To kick off March, Pretio Interactive proudly returned to Battlesnake, the hugely popular competition put on by our friends at SendWithUs. Pretio returned for its 3rd year as a competitor and, for the first time, a sponsor.
(You may remember Pretio and its never-to-be-forgotten Chicken Snake. Our CTO, Rob O’Dwyer, built a snake with the strategy to always run away from its competitors.)
So what is BattleSnake? BattleSnake is a programming competition modeled after the retro videogame Snake, where students and web-developers program a web-based AI snake to navigate a board, eat food and avoid running into snake tails (including its own). However, to add a level of difficulty, every time a snake eats food their tail grows… thus making the board harder to navigate.
To help explain our strategy, I asked our Project Manager, Serge Predolin-Yager, to share the down-low and insights. As he explained, Pretio created two snakes, both driven by an impressive AI: a “Bounty Snake” (calledMirror Snake) that contestants could challenge in one-off competitions for prizes, and Pretio’s own mainstage competitor, Swift Snake.
Mirror Snake was programmed to copy whatever an opposing snake did, but one turn later. For example, if the opposing snake went left, a turn later we too would go left. Our snake was given basic AI survival instincts to avoid running into walls and into its own tail. But other than that, it would always mirror the opposing snake.
For competitors to defeat our bounty snake, they had to beat Mirror Snake before starving to death. We chose this as our strategy because we wanted to see how aggressive opposing snakes could be. To beat our snake, challengers had to not only get food, but then turn around and attack.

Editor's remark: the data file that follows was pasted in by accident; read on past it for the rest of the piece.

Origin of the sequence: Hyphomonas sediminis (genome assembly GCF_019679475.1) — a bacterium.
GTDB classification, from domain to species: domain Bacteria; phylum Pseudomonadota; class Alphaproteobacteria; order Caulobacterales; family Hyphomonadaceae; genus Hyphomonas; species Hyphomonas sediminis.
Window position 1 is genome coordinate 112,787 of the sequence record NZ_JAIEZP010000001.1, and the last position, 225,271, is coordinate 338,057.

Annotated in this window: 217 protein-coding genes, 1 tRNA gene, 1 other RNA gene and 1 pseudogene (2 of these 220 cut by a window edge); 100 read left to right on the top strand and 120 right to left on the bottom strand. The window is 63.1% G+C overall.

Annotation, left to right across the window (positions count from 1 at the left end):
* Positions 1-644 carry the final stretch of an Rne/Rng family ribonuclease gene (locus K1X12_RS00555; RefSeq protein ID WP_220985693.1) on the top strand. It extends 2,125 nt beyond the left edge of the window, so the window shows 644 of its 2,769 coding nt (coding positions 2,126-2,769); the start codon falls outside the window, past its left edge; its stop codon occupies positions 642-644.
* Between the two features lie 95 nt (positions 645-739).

Sounds simple, right? No so fast. Over the course of the all-day event, only two teams managed to defeat Mirror Snake. Why? Well, we knew that many snakes are built to only survive: they hope to outlast opposing snakes rather than actively challenge each other. As such, very few snakes were able to actually claim the bounty.
Just like the original T-Swift, we built Swift Snake to be our MVP. Not only did it sing Shake It Off while playing, but its survival instincts along with its intent to be aggressive made it one of the few attack strategies seen this year.
What made Swift Snake so aggressive? Well, it was built with the goal to either eat or to kill. To get there, it would have to evaluate all possible targets and then take the shortest path to said target.
If the target was food, it would continue to eat until it was longer than at least one of its competitors. However, when it came to a one-on-one, instead of trying to win the match, Swift Snake would try to force a tie by allowing a head on collision with the other last snake. The idea behind this strategy was that we would likely suffer from a timeout or an unexpected bug condition, so it was in our best interests to end the match was soon as possible.
The event was, as always, a blast. We had a larger team presence and took away some snake learnings:
- From a technical perspective, it would have been best to use an EC2 instance with good network throughput because we suffered from default timeouts due to the micro-instance provided by Heroku.
- On the strategic end, we would like to have reviewed all pathways leading away from our target once we had met, allowing us to have at least 10 more moves after consumption.
With this, we challenge you to come at us at Battlesnake 2018!